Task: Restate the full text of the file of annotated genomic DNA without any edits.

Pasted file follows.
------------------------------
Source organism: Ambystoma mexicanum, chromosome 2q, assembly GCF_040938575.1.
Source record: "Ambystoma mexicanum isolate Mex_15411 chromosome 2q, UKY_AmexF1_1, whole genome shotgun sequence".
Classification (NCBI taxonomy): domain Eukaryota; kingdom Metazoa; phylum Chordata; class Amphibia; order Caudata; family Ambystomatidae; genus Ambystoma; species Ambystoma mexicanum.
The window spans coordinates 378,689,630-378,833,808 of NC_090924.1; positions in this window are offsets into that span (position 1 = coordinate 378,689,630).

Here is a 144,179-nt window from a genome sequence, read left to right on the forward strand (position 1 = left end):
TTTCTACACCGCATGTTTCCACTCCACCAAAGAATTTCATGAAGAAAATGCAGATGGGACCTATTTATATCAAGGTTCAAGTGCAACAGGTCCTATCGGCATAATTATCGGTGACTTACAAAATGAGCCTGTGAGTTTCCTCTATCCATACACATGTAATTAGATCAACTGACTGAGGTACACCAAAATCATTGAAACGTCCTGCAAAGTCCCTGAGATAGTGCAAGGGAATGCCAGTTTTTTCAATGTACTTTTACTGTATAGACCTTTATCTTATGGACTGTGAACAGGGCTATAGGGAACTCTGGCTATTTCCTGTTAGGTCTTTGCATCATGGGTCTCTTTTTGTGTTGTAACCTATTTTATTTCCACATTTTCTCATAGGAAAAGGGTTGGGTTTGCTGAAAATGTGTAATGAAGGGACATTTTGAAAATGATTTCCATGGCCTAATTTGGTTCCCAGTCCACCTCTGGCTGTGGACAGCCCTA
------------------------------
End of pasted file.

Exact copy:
Source organism: Ambystoma mexicanum, chromosome 2q, assembly GCF_040938575.1.
Source record: "Ambystoma mexicanum isolate Mex_15411 chromosome 2q, UKY_AmexF1_1, whole genome shotgun sequence".
Classification (NCBI taxonomy): domain Eukaryota; kingdom Metazoa; phylum Chordata; class Amphibia; order Caudata; family Ambystomatidae; genus Ambystoma; species Ambystoma mexicanum.
The window spans coordinates 378,689,630-378,833,808 of NC_090924.1; positions in this window are offsets into that span (position 1 = coordinate 378,689,630).

Here is a 144,179-nt window from a genome sequence, read left to right on the forward strand (position 1 = left end):
TTTCTACACCGCATGTTTCCACTCCACCAAAGAATTTCATGAAGAAAATGCAGATGGGACCTATTTATATCAAGGTTCAAGTGCAACAGGTCCTATCGGCATAATTATCGGTGACTTACAAAATGAGCCTGTGAGTTTCCTCTATCCATACACATGTAATTAGATCAACTGACTGAGGTACACCAAAATCATTGAAACGTCCTGCAAAGTCCCTGAGATAGTGCAAGGGAATGCCAGTTTTTTCAATGTACTTTTACTGTATAGACCTTTATCTTATGGACTGTGAACAGGGCTATAGGGAACTCTGGCTATTTCCTGTTAGGTCTTTGCATCATGGGTCTCTTTTTGTGTTGTAACCTATTTTATTTCCACATTTTCTCATAGGAAAAGGGTTGGGTTTGCTGAAAATGTGTAATGAAGGGACATTTTGAAAATGATTTCCATGGCCTAATTTGGTTCCCAGTCCACCTCTGGCTGTGGACAGCCCTA